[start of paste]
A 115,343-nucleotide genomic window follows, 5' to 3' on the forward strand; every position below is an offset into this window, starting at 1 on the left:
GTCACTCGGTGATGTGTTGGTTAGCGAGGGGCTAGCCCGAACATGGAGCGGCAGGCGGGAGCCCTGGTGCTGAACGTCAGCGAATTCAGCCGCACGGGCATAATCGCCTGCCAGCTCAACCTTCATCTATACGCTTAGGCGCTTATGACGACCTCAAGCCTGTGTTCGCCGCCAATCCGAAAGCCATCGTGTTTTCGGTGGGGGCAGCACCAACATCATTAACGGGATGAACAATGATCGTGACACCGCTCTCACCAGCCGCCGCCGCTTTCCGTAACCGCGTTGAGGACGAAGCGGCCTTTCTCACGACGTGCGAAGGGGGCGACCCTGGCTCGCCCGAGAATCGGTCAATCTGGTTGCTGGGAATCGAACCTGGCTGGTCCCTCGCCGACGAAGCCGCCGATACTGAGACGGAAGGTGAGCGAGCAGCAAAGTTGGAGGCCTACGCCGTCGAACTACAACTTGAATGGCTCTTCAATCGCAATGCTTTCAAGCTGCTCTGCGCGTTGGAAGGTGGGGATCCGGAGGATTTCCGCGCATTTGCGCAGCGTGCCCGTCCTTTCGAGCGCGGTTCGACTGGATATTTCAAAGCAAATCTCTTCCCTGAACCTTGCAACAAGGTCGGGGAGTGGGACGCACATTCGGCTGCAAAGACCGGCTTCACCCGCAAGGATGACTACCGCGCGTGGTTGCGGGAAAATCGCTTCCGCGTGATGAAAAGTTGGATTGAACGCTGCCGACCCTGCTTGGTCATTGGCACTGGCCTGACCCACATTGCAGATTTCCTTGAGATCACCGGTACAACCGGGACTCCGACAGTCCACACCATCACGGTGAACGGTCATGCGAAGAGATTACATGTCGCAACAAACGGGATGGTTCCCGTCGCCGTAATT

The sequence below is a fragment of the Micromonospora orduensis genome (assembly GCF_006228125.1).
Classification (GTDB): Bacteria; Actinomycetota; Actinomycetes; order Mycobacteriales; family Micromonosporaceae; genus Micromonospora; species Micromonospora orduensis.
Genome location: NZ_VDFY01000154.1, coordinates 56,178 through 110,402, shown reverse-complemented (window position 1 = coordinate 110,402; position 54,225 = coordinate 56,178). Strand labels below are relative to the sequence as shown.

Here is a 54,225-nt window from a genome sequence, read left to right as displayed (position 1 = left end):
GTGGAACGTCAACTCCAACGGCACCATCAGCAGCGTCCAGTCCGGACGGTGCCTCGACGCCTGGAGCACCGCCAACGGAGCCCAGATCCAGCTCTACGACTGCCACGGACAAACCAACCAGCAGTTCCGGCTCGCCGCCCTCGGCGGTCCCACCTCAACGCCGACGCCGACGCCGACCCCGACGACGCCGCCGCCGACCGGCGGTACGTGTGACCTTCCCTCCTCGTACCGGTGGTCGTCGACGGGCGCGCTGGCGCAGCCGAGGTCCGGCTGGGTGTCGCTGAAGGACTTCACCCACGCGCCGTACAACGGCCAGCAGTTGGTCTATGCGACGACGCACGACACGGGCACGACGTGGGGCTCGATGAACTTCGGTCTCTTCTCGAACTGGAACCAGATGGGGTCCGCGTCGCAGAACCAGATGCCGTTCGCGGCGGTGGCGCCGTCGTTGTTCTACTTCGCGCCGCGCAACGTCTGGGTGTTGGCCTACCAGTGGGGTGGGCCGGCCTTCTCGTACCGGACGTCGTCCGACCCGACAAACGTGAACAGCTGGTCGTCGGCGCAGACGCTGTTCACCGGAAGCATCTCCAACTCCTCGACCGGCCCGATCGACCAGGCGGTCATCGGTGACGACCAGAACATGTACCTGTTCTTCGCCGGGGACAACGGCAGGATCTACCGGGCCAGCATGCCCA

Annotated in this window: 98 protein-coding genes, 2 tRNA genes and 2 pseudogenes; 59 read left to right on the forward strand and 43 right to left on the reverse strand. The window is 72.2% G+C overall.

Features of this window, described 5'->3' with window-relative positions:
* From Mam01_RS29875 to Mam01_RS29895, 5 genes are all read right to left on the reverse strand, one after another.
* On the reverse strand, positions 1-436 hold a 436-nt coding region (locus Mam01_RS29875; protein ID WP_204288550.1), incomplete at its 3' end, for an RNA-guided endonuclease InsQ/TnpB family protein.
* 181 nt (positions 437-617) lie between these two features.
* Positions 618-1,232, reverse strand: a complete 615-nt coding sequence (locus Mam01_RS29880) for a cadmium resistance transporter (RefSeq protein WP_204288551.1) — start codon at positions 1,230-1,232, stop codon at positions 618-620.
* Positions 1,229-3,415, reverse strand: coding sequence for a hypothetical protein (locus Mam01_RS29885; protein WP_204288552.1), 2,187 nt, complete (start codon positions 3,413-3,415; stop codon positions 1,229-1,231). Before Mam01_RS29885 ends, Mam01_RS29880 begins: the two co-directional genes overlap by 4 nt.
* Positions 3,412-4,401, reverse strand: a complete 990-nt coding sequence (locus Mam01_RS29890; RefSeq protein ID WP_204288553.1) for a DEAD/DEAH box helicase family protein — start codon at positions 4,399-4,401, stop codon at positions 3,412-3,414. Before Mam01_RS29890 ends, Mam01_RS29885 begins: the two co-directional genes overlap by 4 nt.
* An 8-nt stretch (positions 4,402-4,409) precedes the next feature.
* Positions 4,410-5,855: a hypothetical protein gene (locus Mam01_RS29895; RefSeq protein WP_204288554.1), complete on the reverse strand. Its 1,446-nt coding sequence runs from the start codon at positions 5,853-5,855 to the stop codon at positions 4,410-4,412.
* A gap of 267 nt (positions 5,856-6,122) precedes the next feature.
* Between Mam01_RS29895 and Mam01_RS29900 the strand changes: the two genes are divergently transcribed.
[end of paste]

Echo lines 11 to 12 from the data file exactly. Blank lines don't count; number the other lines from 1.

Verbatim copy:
* On the reverse strand, positions 1-436 hold a 436-nt coding region (locus Mam01_RS29875; protein ID WP_204288550.1), incomplete at its 3' end, for an RNA-guided endonuclease InsQ/TnpB family protein.
* 181 nt (positions 437-617) lie between these two features.